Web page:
Dorling Kindersley Ltd.
Hardcover, $40.00, 288 pp.
I have both the pleasure and frustration of being one of Michael Jackson’s many editors. He is too much in demand as a writer and speaker, is always on the road, and I mentally call voodoo jinxes down on the other editors who are competing for his finished material when I am waiting for mine.
It adds insult to injury that another beverage jostles for the senior beer writer’s time: the most demanding rival for Jackson’s attention over the past year has been “the whiskey book.” Now, Michael Jackson’s Whiskey has been published, and I have to grudgingly admit it is a beautiful book: comprehensive, lavishly illustrated and gracefully designed out, as only publishers DK can.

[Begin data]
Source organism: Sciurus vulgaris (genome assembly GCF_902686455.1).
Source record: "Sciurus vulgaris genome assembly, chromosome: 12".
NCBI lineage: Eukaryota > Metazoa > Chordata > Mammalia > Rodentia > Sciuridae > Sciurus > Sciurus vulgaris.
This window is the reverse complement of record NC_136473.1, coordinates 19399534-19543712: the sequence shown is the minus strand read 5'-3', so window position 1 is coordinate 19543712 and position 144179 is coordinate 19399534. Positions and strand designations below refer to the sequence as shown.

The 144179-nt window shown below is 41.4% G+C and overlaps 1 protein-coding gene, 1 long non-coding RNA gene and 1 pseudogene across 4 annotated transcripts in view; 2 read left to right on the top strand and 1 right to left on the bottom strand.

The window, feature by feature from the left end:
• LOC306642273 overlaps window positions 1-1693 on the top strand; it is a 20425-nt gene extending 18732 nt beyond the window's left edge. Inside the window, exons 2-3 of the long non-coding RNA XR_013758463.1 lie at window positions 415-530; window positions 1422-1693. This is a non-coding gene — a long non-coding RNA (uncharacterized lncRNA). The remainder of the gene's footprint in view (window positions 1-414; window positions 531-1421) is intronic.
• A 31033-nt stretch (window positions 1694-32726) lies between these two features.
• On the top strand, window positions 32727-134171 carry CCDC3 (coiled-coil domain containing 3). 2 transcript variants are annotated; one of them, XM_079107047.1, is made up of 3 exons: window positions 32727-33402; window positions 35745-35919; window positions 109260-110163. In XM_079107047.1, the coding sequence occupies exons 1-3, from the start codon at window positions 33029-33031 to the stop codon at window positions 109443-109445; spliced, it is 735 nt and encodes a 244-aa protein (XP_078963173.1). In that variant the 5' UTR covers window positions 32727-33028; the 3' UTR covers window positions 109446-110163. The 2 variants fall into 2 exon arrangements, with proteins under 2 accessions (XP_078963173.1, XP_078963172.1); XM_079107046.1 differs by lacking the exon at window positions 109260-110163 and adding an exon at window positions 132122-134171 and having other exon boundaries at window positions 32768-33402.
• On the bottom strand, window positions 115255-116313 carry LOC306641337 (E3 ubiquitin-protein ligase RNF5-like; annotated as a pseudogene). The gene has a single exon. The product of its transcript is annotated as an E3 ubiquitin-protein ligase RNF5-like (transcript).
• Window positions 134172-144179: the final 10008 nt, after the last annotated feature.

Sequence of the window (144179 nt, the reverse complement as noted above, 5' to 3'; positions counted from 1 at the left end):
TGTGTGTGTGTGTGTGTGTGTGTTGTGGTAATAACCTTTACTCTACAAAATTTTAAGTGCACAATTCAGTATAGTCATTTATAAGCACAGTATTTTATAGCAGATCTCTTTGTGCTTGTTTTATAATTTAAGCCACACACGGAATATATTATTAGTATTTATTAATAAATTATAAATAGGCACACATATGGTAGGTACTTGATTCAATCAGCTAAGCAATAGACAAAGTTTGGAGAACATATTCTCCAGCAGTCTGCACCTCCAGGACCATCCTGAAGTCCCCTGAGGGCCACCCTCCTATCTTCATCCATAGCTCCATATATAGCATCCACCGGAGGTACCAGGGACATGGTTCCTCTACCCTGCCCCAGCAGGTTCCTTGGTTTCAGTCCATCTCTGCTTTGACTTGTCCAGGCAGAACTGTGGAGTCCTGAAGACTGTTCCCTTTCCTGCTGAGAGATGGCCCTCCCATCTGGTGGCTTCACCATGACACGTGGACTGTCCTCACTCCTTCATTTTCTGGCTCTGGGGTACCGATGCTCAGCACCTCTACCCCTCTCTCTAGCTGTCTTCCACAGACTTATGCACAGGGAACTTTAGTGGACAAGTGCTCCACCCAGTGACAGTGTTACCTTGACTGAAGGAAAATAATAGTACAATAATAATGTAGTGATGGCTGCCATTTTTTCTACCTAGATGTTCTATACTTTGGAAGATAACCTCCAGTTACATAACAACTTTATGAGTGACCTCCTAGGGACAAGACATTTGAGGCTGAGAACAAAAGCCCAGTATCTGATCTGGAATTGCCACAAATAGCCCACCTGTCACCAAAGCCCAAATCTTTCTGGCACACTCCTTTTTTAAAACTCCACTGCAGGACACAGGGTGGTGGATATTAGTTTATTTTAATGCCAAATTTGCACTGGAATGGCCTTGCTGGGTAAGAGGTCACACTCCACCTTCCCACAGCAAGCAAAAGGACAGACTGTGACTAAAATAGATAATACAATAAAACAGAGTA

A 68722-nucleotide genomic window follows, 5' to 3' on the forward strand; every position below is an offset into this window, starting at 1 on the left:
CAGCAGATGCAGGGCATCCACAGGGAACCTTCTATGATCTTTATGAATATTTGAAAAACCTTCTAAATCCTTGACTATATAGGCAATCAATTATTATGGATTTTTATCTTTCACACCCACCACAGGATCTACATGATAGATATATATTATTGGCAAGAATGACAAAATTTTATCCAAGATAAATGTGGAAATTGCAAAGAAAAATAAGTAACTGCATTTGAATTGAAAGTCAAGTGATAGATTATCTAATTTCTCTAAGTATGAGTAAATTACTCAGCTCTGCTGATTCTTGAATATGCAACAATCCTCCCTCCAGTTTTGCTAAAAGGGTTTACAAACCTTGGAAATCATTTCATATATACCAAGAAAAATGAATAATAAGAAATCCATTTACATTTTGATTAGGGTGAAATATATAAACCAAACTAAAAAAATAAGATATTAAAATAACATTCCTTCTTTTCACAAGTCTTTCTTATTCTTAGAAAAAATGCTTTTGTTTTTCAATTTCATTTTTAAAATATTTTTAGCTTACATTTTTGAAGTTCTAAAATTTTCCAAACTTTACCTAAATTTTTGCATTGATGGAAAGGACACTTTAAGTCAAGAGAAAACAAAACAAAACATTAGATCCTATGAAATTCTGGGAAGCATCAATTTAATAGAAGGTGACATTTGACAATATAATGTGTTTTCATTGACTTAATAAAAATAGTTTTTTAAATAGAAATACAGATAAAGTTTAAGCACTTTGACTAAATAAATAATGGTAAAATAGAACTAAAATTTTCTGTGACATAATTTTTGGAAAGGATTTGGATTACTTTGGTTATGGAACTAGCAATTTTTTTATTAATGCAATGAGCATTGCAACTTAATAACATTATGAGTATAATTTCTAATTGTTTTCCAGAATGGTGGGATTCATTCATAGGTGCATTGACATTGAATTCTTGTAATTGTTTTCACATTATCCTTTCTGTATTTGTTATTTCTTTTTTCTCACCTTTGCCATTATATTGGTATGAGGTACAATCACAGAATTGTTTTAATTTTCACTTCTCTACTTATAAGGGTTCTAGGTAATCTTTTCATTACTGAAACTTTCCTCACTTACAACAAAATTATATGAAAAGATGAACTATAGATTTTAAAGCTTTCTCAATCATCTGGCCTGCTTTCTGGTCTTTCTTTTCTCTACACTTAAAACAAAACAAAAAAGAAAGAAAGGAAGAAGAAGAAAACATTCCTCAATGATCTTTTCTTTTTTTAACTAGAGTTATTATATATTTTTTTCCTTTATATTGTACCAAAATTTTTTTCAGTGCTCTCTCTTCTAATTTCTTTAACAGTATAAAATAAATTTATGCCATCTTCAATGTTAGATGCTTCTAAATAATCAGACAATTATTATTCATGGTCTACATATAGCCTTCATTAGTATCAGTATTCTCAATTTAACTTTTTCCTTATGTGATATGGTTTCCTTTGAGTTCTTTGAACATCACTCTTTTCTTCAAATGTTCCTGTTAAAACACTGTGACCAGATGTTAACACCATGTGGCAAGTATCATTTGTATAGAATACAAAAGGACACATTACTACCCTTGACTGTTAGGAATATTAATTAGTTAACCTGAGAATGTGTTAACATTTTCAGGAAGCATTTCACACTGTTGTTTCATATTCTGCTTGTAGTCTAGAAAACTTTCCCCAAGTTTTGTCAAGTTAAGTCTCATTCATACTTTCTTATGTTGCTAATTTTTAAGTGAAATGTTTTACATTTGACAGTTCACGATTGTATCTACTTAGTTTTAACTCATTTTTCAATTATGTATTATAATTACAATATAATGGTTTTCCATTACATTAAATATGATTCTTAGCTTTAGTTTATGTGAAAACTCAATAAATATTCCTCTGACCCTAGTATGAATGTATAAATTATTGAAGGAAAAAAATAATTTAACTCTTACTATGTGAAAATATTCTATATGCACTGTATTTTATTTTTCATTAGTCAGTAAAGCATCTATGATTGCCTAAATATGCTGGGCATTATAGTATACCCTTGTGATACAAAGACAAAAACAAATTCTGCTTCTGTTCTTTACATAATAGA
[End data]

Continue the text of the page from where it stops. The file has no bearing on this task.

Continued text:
The book is a shared work, with Jackson fronting a team of nine writers—whiskey experts all. It opens with 23 short but detailed essays that will bring the budding enthusiast up to speed on the world of whiskey, from the effects of climate and geology, to the essential ingredients and processes, to the role of whiskey in literature.
The bulk of the book is devoted to a distillery-by-distillery tour of whiskey-making countries. Predictably, Scotland leads, with pages of wind-swept locations and vivid descriptions of their whiskies. Ireland, the United States, Canada, and Japan follow, and then some surprising minor players. Mekhong whiskey, anyone?
Jackson’s writing (always authoritative) is never geeky because, at his core, he’s fascinated with why we drink, where we drink, whom we drink with and who makes this experience possible. Whiskey gives the reader a mouth-watering portrait of a complex beverage, firmly embedded in its very human context.